One major partnership which lasted some 15 years was with the Serbian National Theatre. As part of this partnership, Per.Art’s performances were part of the Serbian National Theatre’s main repertoire and they would use the ballet studios to rehearse. “Before us you have Swan Lake rehearsing,” Asentić recalls, somewhat ruefully. “We’d be waiting in the corridor, a company with learning-disabled artists, and when all the dancers and choreographers came out, we’d say hello to each other.”
A change in the domestic political situation resulted in a more conservative artistic direction for the Serbian National Theatre, which sadly brought an end to that partnership in 2017. Nonetheless, it was a significant, and hugely unique achievement. Per.Art has also worked closely with the Gallery of Matica srpska since 2008, which is where their 20th Anniversary celebrations will be hosted.
“I know from speaking to colleagues who work in learning-disability theatre in the UK, France, Germany and Norway that to have a National Theatre or National Museum as a partner in creating this work and presenting and supporting artists with disabilities and welcoming audiences with disabilities is a rare model.”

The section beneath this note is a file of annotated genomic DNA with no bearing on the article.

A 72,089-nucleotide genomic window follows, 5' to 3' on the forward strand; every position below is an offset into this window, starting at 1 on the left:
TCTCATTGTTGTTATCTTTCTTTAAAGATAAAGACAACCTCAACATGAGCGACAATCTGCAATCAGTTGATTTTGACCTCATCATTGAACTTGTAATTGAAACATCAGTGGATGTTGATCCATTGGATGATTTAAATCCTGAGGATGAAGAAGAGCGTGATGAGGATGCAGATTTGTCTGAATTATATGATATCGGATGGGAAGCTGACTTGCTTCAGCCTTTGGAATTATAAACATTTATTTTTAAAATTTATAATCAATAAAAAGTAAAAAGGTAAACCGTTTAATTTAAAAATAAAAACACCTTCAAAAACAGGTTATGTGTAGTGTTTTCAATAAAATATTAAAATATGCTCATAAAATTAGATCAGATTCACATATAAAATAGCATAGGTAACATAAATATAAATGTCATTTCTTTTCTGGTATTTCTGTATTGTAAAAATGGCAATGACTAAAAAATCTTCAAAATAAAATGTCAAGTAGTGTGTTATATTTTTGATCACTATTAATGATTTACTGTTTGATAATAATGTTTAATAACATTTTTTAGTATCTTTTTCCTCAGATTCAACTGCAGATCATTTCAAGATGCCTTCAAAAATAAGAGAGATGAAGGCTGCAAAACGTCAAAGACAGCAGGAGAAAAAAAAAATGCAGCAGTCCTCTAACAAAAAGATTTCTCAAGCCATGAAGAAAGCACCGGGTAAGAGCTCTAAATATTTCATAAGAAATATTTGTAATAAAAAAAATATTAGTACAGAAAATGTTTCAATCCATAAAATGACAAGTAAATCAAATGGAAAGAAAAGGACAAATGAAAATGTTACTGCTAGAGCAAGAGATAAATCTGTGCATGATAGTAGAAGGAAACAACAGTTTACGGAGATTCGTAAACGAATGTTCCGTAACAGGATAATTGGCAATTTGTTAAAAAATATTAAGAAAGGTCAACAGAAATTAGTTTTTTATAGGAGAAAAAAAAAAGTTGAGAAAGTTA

Today, the company includes 17 learning-disabled artists – three of whom were in that original group from 1999 – and 7 non-disabled colleagues. In the last five years, the company has begun to work increasingly on an international scale. In 2015, Asentić was co-curating and assiting on concept development with Marcel Bugiel for a symposium in Geneva, at which he played a video provocation featuring Dalibor Šandor, one of the company artists. In the audience was renowned choreographer Xavier Le Roy, who was so interested in Šandor’s exploration of the theme of monsters in relation to society’s attitudes to learning-disabled people, that he wanted to speak to him about developing it further.
“Xavier Le Roy is one of the biggest names in contemporary dance. For him to have an encounter like this with Dalibor who in 2015 was a young man with a learning disability, who was just starting to gain some experience on stage, is really something. These two artists in their different positions would never ordinarily come together – the way the dance world is structured, nothing supports their encounter. For me it was very inspiring that they met and that they showed interest in each other artistically. And then I said, I will find a way to make this possible.”